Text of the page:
The other morning I watched Joy Harjo sit in Oprah’s garden and remind us that “all poets are mystics and seers.” This is the absolute truth, even though I rolled my eyes. I scoffed, probably, because I’m a Pisces, and I don’t like feeling pressured by the universe’s incessant synchronicities suggesting that, perhaps, I am still a poet.
Spring is synonymous with the idea of rebirth; it’s when plants “come back to life,” and animals respond in kind. The world around us is, once more, teeming with excitement. But implicit in the idea of any start is a stop, and the older I get, the more gray grows between those two speeds. Life and death are two sides of a coin, and poets and mystics spend their days divining messages from beyond the veil, calling back the messages, poems, songs… or skrewtapes.
Physical death is not the only way we die. We experience emotional and existential death, too — small, sustained bouts of dying. We break down. Things fall apart (word to Achebe). I like how Dostoyevsky puts it in The Brothers Karamazov: “You will burn and you will burn out; you will be healed and come back again.” Brothers was his final novel, and he reportedly struggled for two years to get it done. He died a few months after its publication, as if succumbing, at least metaphorically, to birth complications. As you’ve probably noticed by now, it’s the subtle synchronicities, tiny, glittery breadcrumbs, that catch my eye. I feel the same way about Biggie’s Life After Death, released on March 25, 1997, a couple of weeks after he died and a mere two months before his 25th birthday.
If you read the first installment of this column, you already know that I’m the daughter of a musician. You should also know that my mother is a medium and I’ve always been enamored with music and ghosts. This month’s column is all about synchronicity; it’s about celebrating the ways humans refuse to die — living forever on record. A track from Demi Lovato’s new project wafts into an entry from one of Georgia’s bedrock rappers, and ends on a song that may as well be Nipsey featuring Mustard.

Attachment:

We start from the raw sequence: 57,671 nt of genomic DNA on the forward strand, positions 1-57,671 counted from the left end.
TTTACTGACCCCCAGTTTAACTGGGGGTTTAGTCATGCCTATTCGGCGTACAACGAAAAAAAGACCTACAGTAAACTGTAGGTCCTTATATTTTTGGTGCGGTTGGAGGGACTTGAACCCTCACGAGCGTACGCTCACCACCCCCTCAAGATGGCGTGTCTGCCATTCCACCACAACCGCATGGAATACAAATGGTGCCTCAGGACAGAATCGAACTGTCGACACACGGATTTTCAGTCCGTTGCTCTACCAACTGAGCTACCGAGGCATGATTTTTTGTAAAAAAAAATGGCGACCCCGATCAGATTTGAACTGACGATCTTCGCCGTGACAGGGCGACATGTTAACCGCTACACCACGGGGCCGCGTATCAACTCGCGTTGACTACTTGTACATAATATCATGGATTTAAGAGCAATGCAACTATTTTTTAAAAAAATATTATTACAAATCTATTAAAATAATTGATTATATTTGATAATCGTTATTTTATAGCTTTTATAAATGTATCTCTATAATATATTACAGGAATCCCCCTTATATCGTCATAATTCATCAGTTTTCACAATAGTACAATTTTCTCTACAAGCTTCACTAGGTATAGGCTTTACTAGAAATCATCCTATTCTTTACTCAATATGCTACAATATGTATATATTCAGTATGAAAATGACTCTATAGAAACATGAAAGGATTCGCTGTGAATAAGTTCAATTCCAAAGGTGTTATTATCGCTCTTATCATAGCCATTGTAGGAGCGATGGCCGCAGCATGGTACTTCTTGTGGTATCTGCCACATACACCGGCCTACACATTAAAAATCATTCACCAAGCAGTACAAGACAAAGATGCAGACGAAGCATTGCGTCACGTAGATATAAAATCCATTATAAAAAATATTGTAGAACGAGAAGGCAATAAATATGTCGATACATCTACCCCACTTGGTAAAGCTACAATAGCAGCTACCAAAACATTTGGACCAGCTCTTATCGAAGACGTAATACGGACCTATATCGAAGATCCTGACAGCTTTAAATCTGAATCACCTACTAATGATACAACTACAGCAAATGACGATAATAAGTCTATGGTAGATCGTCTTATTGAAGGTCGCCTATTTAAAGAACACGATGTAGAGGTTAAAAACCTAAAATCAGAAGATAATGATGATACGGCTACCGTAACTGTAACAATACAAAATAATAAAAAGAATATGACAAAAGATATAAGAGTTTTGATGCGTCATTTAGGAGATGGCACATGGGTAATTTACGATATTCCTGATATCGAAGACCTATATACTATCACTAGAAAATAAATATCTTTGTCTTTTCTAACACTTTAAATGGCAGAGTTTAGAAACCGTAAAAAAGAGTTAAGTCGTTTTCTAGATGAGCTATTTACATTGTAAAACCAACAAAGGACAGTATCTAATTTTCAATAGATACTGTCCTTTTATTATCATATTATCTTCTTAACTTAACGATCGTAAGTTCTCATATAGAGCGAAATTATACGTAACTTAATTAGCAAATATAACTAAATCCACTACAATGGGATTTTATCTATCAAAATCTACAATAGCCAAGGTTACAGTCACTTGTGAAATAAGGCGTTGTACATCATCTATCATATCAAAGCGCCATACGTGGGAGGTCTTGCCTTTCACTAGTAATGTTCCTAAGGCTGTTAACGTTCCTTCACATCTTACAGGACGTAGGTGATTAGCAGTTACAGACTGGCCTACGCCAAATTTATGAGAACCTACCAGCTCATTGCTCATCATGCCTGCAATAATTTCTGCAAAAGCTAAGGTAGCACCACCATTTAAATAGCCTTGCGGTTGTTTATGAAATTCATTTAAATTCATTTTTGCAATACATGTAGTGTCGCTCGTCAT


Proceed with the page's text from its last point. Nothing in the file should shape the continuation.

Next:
Demi Lovato, “The Art of Starting Over” (Dancing With the Devil…The Art of Starting Over, 2021)
When Demi Lovato sings “New beginnings can be lonely / Thank God I got me to hold me,” I picture an unborn baby holding its own little body in the confines of a mother’s womb, bracing for the next tremor pushing it out into a new world. “I think God has a twisted sense of humor sometimes,” Demi says in episode two of her recently released YouTube series, Dancing With The Devil. The series and album of the same name come on the heels of Lovato’s much-publicized brush with death. In 2018, while touring, shooting a documentary, and celebrating six years of sobriety, things came to a screeching stop when Lovato suffered a relapse and overdosed on drugs. What followed was a revolving nightmare that included several strokes, a heart attack, multiple organ failure, and pneumonia, among other complications. When she sings about “starting over,” it’s without the trite, pop-star meanings the phrase might conjure in our jaded minds.
Demi’s voice tiptoes over the soft-rock accompaniment with an almost bashful admission: “I’m like a watch, I’m unwinding like a clock / The universe is trying to remind me.” By the end of the fluttery track’s brief, less than three minutes tenure, a Lovato who’d begun the track with trepidation boldly exorcise herself, belting the declaration: “I let the darkness, I let the darkness out.”
2 Chainz, “55 Times” (So Help Me God!, 2020)